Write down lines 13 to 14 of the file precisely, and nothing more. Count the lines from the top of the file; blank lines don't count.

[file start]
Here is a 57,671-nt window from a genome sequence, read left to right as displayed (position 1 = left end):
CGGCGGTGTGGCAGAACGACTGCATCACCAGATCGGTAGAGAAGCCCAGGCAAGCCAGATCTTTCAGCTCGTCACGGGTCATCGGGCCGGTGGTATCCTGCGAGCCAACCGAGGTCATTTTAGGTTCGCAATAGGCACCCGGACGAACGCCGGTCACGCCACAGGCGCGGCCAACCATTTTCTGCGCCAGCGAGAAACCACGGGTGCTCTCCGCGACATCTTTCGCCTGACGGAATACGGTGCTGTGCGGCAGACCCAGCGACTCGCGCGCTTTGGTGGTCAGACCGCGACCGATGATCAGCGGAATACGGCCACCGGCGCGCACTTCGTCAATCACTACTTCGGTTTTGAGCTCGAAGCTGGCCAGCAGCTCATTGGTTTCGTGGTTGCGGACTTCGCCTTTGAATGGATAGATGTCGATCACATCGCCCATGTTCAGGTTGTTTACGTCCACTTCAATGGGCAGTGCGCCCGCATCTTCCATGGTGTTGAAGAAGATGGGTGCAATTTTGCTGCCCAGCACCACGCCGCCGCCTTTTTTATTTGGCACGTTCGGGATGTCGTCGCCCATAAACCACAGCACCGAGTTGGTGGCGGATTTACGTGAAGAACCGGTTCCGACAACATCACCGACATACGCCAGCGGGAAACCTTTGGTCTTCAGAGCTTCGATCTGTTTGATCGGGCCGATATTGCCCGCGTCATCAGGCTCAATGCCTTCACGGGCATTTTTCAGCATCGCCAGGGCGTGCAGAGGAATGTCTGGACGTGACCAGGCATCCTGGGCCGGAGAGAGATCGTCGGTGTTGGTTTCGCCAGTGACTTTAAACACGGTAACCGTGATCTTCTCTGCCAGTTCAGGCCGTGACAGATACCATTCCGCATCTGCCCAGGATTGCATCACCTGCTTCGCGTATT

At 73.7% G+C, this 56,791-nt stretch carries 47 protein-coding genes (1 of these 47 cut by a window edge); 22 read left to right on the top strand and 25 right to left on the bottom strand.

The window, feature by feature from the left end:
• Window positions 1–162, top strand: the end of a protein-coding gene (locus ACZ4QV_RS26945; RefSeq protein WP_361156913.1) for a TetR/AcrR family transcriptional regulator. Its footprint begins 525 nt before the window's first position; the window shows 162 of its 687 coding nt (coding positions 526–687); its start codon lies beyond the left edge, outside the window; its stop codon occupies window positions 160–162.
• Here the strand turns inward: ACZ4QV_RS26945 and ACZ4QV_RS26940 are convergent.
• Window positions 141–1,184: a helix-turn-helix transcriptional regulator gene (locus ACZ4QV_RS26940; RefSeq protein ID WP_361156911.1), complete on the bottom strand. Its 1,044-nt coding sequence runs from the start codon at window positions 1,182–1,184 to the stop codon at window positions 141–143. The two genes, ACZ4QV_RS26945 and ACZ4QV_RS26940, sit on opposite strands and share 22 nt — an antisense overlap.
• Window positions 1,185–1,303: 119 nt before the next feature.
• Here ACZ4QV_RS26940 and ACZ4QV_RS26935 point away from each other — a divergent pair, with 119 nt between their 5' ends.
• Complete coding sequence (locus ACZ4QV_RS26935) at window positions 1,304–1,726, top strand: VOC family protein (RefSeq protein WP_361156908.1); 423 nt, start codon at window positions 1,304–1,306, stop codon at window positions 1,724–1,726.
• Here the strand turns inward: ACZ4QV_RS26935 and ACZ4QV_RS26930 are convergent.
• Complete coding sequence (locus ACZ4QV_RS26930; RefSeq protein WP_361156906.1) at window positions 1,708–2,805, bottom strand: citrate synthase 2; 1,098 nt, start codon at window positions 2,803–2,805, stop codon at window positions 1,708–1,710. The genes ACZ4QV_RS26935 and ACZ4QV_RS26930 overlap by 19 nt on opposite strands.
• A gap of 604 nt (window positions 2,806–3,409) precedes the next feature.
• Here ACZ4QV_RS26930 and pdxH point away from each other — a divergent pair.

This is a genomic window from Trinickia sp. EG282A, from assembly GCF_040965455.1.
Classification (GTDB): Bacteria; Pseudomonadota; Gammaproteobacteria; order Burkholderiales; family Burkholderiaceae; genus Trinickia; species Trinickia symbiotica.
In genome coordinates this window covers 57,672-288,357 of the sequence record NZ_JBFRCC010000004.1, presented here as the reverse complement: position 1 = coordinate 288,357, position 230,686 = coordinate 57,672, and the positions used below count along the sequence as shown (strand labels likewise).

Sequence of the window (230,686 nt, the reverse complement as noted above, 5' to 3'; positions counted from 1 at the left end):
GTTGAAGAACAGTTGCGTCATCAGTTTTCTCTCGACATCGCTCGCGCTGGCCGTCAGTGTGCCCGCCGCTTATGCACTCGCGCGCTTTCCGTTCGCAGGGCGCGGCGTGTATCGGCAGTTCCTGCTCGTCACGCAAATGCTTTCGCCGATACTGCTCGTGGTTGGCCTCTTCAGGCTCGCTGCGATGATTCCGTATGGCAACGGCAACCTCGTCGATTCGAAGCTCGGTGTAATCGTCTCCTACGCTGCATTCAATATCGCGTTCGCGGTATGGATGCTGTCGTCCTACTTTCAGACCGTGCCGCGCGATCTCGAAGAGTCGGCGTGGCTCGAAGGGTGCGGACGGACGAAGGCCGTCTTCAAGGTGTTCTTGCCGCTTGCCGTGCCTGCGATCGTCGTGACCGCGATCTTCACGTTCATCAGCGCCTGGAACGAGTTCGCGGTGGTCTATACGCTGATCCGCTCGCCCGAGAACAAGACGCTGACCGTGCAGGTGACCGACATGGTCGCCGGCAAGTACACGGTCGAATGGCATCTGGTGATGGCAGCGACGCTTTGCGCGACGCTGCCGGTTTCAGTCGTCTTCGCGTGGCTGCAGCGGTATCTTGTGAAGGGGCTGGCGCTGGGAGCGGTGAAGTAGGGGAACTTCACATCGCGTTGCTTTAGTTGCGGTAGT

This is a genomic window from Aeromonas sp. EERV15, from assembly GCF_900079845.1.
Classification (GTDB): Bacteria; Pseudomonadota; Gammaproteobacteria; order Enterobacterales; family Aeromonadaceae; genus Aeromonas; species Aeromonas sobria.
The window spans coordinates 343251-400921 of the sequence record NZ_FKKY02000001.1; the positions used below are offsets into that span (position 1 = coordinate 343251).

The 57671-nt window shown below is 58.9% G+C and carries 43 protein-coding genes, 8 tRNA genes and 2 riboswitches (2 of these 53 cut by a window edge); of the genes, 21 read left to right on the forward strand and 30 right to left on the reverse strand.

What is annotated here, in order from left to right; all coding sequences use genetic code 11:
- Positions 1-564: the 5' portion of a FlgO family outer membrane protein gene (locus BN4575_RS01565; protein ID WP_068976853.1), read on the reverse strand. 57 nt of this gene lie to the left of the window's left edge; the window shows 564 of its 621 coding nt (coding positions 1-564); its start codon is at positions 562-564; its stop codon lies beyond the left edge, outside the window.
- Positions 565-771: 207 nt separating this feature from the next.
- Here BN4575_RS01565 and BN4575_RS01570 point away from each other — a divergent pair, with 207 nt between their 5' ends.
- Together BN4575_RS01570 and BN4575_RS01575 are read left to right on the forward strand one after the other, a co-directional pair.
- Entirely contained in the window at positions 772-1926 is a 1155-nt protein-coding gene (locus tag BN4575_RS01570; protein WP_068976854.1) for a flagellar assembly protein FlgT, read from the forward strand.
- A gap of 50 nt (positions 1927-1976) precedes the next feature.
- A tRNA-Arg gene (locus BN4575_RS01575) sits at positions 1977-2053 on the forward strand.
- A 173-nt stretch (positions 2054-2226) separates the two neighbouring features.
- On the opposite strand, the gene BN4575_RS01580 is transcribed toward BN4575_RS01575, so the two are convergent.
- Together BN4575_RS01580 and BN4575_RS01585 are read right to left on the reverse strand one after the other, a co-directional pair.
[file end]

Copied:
• A gap of 604 nt (window positions 2,806–3,409) precedes the next feature.
• Here ACZ4QV_RS26930 and pdxH point away from each other — a divergent pair.